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Growing institutional interest in alternative assets

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Institutional investors are the main investors in alternative assets

Most alternative assets use strategies that retail investors would find complex. The minimum amount that needs to be invested in an alternative asset fund is also restrictive for most retail investors. As a result, the largest class of investors in alternative assets are institutions.

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Pension funds driving growth in alternative assets

There are different types of institutional investors. In recent years, meanwhile, pension funds are the institutions that have invested most in alternative assets.

Historically, pension funds tended to invest primarily in bonds, large-cap equity, and select alternative assets. The move toward alternative assets began following the 2008 crisis, and was prompted by how alternative assets performed during the crisis. As well, alternates offer more avenues for investment in infrastructure. Infrastructure investments provide a more stable income flow to pension funds, all the while helping them to diversify their assets.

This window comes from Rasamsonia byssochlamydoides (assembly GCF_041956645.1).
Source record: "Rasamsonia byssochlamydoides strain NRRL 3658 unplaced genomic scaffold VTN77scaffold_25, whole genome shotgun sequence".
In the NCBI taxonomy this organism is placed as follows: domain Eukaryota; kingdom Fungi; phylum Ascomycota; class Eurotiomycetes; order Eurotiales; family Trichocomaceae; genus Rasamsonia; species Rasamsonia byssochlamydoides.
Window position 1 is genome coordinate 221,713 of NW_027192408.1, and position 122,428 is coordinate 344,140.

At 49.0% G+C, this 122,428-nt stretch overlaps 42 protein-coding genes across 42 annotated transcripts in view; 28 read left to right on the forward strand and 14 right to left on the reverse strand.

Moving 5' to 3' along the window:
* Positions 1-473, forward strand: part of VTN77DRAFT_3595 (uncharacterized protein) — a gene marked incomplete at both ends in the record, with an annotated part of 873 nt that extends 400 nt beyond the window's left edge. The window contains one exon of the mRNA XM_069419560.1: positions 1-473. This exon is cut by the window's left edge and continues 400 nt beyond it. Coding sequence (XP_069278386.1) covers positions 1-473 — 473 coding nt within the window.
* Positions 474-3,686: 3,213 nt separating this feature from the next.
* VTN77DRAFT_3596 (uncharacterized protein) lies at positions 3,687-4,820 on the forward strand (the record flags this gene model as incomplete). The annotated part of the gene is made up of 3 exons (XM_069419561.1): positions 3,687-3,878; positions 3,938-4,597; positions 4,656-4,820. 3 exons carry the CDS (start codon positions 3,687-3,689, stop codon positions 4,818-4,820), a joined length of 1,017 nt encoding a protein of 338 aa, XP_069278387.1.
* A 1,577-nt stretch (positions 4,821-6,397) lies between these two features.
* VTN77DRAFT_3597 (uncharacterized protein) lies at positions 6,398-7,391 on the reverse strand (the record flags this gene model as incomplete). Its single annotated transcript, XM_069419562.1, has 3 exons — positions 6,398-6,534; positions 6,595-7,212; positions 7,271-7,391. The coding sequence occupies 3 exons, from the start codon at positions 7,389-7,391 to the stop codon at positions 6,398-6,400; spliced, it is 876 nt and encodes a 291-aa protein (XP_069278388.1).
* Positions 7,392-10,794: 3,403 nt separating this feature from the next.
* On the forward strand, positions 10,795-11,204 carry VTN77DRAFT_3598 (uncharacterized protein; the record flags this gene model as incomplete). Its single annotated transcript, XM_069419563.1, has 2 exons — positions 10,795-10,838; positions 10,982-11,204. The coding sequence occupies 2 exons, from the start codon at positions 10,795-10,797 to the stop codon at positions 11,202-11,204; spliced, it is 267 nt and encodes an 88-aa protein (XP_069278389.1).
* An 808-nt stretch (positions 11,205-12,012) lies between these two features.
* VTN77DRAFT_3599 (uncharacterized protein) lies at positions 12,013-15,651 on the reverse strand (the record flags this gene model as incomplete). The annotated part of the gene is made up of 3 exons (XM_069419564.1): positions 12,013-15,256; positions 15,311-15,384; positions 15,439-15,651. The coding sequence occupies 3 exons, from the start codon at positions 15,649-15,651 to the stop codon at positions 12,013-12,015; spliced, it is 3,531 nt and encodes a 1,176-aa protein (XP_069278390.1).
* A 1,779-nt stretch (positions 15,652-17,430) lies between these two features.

Other institutional investors are also keen on alternates

Pension funds are responsible for 33% of all investments in alternative assets, making them the biggest institutional player in this class. Wealth managers are next, with 18% of investments. Insurance companies follow with 9%, sovereign funds have 6%, and endowments and foundations account for 3% of investments in alternative assets.

Retail investors are increasingly participating in alternative assets through innovative ETFs such as the SPDR SSgA Multi-Asset Real Return ETF (RLY). This ETF tries to replicate the features of alternative assets with their investments.

Alternative asset managers such as BlackRock (BLK), KKR & Co. (KKR), JPMorgan Asset Management, a business unit of JPMorgan, (JPM), and Invesco (IVZ) have used institutional and retail interest in alternates to their advantage in recent years. ETFs focused on alternative assets have also seen inflows increase.

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